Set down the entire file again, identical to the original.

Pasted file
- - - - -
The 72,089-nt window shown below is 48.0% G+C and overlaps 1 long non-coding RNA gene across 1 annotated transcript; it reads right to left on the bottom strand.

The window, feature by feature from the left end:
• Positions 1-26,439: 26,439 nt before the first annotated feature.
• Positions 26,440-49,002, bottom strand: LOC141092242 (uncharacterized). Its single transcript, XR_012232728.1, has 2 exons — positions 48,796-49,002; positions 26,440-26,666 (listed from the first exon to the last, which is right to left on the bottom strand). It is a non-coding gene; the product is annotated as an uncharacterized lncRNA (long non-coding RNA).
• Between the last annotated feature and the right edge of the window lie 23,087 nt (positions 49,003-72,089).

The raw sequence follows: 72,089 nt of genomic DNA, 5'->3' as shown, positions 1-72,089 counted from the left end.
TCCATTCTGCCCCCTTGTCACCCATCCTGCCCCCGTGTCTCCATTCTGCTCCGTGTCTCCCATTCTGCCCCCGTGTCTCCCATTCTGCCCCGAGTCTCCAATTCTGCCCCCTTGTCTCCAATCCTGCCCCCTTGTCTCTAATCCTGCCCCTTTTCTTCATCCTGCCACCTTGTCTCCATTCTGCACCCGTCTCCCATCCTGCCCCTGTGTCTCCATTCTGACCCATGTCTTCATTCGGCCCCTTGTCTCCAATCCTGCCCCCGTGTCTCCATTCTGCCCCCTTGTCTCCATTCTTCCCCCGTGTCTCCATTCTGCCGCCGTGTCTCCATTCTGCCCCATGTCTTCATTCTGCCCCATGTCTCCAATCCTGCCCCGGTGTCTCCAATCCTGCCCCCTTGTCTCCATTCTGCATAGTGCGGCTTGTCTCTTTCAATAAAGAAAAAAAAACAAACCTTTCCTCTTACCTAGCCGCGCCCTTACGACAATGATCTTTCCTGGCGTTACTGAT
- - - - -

The 72,089-nt window shown below is 48.0% G+C and overlaps 1 long non-coding RNA gene across 1 annotated transcript; it reads right to left on the bottom strand.

The window, feature by feature from the left end:
• Positions 1-26,439: 26,439 nt before the first annotated feature.
• Positions 26,440-49,002, bottom strand: LOC141092242 (uncharacterized). Its single transcript, XR_012232728.1, has 2 exons — positions 48,796-49,002; positions 26,440-26,666 (listed from the first exon to the last, which is right to left on the bottom strand). It is a non-coding gene; the product is annotated as an uncharacterized lncRNA (long non-coding RNA).
• Between the last annotated feature and the right edge of the window lie 23,087 nt (positions 49,003-72,089).

The raw sequence follows: 72,089 nt of genomic DNA, 5'->3' as shown, positions 1-72,089 counted from the left end.
TCCATTCTGCCCCCTTGTCACCCATCCTGCCCCCGTGTCTCCATTCTGCTCCGTGTCTCCCATTCTGCCCCCGTGTCTCCCATTCTGCCCCGAGTCTCCAATTCTGCCCCCTTGTCTCCAATCCTGCCCCCTTGTCTCTAATCCTGCCCCTTTTCTTCATCCTGCCACCTTGTCTCCATTCTGCACCCGTCTCCCATCCTGCCCCTGTGTCTCCATTCTGACCCATGTCTTCATTCGGCCCCTTGTCTCCAATCCTGCCCCCGTGTCTCCATTCTGCCCCCTTGTCTCCATTCTTCCCCCGTGTCTCCATTCTGCCGCCGTGTCTCCATTCTGCCCCATGTCTTCATTCTGCCCCATGTCTCCAATCCTGCCCCGGTGTCTCCAATCCTGCCCCCTTGTCTCCATTCTGCATAGTGCGGCTTGTCTCTTTCAATAAAGAAAAAAAAACAAACCTTTCCTCTTACCTAGCCGCGCCCTTACGACAATGATCTTTCCTGGCGTTACTGAT